Just a stopover city was my initial thought about Medan. With more than two million residents, Medan is Indonesia’s fourth largest city and the nation’s largest city outside Java. Had it not been due to my visit to Lake Toba, I wouldn’t have intended to make any trip to Medan. However, that thought evaporated quickly as I entered the city and headed to Kesawan Square where my hotel is located. Kesawan Square is actually Medan’s old quarter where both newly painted and dilapidated Dutch colonial buildings dominate the sight everywhere you look. If you have read my earlier post on Bandung, you might remember some old colonial buildings at Jalan Braga (Braga street) which I mentioned in the post. Well, Kesawan Square seems to have twice as many old buildings!
However, it’s not just Dutch buildings that you can find at this place. Due to its geographical location in the northern part of Sumatra, Medan has always been a melting pot for people from all over Asia. Traders from China and India have been interacting with Malay rulers and indigenous Batak people since long time ago. This has led to the mélange of cultures which is reflected in mixed architecture, lively daily traditions and scrumptious foods in the city.
From Kesawan Square, it is an easy fifteen-minute walk to Istana Maimun (Maimun Palace, occasionally also spelled Maimoon Palace) and The Grand Mosque, both are the most notable heritage of the once powerful Sultanate of Deli. But more on those on my next post.
Speaking of interesting things, there are some unique sights in Medan which I witnessed for the first time ever in my life. The first is betor (an acronym for becak motor, or motorized rickshaw), one of the most popular means of transportation in Medan, where the driver sits on his motorbike at one side and the passengers sit in the rickshaw at the other side. A brilliant idea I must say considering the benefits of this compared to other rickshaws in Java where the driver must pedal the rickshaw himself (though the latter is much more energy efficient, aka petrol efficient, but it surely is less time efficient).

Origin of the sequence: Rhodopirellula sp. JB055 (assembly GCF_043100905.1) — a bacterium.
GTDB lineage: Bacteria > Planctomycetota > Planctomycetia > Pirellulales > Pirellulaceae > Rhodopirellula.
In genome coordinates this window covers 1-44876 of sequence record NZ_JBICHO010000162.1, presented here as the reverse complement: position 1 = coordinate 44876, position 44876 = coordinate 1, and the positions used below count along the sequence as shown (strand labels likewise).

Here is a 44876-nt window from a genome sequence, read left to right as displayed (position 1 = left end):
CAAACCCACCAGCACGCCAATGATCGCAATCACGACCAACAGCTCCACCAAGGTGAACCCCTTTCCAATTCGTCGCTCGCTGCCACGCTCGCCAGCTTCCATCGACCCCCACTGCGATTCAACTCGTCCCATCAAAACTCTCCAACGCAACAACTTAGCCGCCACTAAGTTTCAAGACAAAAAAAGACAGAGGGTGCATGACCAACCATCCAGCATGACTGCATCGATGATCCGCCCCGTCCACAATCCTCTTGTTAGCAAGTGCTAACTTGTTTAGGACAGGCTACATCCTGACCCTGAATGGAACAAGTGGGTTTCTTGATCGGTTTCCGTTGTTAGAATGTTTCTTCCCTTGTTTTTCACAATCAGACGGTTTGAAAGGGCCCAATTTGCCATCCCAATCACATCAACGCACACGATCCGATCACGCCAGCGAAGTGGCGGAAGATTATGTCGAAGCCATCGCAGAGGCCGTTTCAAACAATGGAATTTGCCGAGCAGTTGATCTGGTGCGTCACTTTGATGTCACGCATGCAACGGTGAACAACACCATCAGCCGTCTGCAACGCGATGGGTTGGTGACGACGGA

The other fun thing that I encountered was a public fitness center at Merdeka Square, just north of Kesawan Square. When I walked through the square actually my intention was finding a shortcut to get from one side of that place to other side of it without having to go in circle on the pedestrian walk. However after walking inside the square for a while I began noticing some odd-looking yellow structures scattered around the place. Not long afterward, I saw someone who’s using one of those things for walking in a very similar way to a model of a body-trimming tool commercial which I saw on television. That was the moment when I realized what those really are. A little walk further I saw some other men doing exercise at other ‘machines’. It’s quite funny seeing people do things that I usually only see at gyms. Such a thoughtful idea from local government to provide free exercise tools for its people, isn’t it?
In my previous company I had quite a lot of colleagues who come from Medan. They are very proud of the cuisines in the city and you cannot argue with them about it. Seriously, they are that proud! But my short visit to Medan did prove this. For my only dinner I went to a small alley just behind Kesawan Square where hawker-style foods are abound. I picked a place which is owned by Indian people (probably they are in fact a family). After some discussion, my friend and I ordered martabak mesir (literally Egyptian martabak, but I don’t think this one has anything to do with Egypt) which comes with authentic Indian curry and pickles, teh tarik (literally pulled tea, owing its name from the method used to prepare the tea by pouring a mixture of tea and condensed milk back and forth between two small containers in order to create a thick froth on top of it) and roti tisu (literally tissue bread, which is basically a very thin pancake or crêpe rolled over to create a monstrous towering look) generously sprinkled with grated cheddar cheese and chocolate granules which easily melt while the pancake is still hot. What a satisfying dinner indeed!
All in all, Medan is actually worth a visit when you’re around North Sumatra for visiting Lake Toba, Nias Island or other towns, rather than only staying in the airport to wait for your flight out of the city.